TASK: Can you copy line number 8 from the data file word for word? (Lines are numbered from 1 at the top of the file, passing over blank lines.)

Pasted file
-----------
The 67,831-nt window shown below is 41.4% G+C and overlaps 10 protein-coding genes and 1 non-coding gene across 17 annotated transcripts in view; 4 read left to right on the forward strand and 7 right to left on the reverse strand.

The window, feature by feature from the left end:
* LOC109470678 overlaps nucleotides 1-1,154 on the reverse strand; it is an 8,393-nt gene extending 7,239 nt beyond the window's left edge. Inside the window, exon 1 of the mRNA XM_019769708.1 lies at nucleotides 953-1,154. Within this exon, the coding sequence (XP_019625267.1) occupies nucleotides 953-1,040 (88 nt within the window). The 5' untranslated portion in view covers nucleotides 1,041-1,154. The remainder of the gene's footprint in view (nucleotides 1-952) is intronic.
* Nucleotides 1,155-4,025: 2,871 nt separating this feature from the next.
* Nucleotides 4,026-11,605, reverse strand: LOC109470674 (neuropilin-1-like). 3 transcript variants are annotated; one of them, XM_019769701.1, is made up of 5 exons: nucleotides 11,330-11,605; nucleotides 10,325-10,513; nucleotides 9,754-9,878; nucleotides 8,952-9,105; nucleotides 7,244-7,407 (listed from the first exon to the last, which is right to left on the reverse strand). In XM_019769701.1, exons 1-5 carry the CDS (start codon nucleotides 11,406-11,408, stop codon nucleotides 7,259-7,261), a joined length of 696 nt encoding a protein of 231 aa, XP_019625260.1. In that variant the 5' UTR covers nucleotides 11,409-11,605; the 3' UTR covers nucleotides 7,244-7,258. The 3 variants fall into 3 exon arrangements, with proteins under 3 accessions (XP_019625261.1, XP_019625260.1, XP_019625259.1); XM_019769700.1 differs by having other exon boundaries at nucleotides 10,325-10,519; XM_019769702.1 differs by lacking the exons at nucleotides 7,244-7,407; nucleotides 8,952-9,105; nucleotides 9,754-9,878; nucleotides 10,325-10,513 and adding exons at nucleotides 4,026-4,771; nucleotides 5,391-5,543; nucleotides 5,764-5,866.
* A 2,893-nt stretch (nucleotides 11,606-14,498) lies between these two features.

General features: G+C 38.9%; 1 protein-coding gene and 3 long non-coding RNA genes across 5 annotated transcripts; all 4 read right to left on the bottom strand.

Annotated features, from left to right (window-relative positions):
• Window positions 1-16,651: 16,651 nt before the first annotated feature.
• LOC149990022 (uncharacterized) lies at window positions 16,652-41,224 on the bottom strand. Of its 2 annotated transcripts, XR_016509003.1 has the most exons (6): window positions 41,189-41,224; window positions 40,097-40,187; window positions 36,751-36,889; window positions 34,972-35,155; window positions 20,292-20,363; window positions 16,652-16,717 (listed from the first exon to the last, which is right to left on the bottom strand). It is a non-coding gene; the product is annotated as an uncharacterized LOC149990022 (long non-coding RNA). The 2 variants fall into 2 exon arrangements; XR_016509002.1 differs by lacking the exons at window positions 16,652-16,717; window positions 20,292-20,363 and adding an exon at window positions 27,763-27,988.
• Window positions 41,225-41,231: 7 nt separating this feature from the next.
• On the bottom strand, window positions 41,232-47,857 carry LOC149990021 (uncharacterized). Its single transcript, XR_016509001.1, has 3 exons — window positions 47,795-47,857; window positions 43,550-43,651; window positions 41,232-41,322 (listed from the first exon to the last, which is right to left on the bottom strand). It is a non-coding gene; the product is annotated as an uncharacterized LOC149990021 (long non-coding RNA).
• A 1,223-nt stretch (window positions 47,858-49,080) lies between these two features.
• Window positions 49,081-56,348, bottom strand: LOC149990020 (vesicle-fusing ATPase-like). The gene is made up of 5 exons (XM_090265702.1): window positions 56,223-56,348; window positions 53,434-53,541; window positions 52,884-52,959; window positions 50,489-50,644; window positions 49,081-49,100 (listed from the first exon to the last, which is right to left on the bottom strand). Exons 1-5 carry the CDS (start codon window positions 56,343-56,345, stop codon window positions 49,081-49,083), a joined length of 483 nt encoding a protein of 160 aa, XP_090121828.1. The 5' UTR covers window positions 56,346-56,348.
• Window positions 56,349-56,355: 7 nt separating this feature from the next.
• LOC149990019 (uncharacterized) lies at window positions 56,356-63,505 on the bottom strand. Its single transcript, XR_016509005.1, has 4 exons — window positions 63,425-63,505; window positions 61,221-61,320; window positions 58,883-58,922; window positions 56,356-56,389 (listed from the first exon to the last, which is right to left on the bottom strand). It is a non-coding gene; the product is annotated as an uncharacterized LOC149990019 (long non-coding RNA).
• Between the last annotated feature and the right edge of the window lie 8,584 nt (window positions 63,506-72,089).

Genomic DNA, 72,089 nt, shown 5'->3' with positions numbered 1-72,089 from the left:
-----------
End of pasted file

Annotated features, from left to right (window-relative positions):